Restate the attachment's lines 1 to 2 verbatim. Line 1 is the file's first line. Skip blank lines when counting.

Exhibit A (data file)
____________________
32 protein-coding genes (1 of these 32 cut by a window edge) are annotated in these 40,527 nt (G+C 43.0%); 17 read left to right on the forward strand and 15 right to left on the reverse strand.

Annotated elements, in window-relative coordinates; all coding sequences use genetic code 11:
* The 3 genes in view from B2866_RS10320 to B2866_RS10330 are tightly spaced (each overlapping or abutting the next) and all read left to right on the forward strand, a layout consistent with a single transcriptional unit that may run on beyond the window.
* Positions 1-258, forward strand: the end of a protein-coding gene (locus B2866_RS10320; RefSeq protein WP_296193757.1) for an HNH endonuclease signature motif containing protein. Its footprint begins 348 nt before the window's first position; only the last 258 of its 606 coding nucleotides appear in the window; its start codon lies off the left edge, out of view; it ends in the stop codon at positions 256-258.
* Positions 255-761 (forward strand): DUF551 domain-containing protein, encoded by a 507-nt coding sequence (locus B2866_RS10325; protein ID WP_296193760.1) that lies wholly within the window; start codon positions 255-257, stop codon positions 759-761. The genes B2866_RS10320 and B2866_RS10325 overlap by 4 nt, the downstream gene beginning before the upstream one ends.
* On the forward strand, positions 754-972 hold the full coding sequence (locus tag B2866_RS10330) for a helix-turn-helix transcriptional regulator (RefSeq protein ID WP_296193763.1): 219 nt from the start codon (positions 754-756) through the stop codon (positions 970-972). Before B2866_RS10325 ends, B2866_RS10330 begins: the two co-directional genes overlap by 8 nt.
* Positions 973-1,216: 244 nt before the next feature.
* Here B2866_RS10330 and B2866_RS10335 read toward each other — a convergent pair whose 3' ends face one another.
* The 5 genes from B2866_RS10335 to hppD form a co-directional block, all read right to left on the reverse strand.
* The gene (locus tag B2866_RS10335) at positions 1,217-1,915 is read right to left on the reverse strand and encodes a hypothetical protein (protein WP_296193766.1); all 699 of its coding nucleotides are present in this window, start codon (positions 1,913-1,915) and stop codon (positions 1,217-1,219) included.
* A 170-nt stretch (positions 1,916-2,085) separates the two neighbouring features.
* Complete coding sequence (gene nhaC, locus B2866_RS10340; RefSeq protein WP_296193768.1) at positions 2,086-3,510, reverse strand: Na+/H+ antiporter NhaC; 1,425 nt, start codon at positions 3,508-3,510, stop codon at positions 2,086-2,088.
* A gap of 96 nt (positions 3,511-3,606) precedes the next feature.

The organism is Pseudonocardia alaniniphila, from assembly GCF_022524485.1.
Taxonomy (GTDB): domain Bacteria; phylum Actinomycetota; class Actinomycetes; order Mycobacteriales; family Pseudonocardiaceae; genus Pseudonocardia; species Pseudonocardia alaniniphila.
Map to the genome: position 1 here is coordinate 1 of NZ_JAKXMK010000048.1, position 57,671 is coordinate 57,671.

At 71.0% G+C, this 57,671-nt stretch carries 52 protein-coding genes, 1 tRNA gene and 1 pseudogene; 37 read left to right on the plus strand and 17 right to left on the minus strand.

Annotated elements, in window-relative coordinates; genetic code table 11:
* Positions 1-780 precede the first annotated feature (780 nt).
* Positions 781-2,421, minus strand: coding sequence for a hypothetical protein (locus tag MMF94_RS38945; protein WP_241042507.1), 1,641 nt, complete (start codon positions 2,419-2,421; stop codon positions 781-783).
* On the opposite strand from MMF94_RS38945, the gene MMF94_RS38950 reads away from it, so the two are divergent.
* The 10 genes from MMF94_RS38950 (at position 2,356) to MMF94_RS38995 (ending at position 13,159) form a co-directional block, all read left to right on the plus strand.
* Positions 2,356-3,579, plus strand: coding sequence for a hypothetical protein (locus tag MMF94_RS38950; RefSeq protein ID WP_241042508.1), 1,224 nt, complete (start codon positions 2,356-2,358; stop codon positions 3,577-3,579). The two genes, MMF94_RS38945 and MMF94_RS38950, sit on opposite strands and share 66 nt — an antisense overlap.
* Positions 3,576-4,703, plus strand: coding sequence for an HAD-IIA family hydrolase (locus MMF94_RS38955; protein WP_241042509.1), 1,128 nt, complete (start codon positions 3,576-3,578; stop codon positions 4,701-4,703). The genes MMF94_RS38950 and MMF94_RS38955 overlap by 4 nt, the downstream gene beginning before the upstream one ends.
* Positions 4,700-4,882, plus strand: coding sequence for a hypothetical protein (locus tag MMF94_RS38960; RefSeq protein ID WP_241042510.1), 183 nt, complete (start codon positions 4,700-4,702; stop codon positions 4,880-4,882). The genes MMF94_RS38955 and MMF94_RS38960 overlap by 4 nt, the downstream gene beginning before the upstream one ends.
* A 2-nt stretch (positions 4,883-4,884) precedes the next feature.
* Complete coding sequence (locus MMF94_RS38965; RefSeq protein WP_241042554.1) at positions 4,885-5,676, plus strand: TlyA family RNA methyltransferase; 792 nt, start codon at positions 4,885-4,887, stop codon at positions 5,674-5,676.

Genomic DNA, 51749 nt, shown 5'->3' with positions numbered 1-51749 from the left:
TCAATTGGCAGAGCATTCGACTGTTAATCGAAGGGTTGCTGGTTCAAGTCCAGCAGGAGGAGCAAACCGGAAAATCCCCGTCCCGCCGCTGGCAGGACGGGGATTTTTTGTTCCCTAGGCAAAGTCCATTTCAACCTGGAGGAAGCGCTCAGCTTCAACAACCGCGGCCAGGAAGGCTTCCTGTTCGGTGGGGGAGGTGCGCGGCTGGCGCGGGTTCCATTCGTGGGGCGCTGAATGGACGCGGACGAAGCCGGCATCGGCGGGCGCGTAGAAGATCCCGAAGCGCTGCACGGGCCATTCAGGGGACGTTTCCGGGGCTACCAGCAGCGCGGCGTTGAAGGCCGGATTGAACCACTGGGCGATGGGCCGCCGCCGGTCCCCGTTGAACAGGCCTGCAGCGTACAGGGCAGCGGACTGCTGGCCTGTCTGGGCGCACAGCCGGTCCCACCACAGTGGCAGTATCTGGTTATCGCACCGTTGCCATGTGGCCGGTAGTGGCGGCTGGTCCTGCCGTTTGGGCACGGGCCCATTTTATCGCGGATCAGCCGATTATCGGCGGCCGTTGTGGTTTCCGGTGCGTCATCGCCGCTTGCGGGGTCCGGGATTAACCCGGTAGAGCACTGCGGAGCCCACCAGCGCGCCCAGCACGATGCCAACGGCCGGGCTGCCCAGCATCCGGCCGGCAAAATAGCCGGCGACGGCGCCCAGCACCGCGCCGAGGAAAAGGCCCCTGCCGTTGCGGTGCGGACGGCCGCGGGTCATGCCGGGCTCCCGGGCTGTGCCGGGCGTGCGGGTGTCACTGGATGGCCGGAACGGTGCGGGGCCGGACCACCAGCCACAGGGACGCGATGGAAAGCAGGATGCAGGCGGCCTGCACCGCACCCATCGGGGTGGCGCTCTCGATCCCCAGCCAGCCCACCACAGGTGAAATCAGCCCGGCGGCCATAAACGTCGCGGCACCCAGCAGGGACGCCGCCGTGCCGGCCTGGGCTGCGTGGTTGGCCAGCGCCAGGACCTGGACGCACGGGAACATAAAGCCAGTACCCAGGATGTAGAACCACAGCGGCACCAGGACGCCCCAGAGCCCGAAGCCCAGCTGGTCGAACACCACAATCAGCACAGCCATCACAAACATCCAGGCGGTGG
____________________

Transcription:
32 protein-coding genes (1 of these 32 cut by a window edge) are annotated in these 40,527 nt (G+C 43.0%); 17 read left to right on the forward strand and 15 right to left on the reverse strand.

Annotated elements, in window-relative coordinates; all coding sequences use genetic code 11: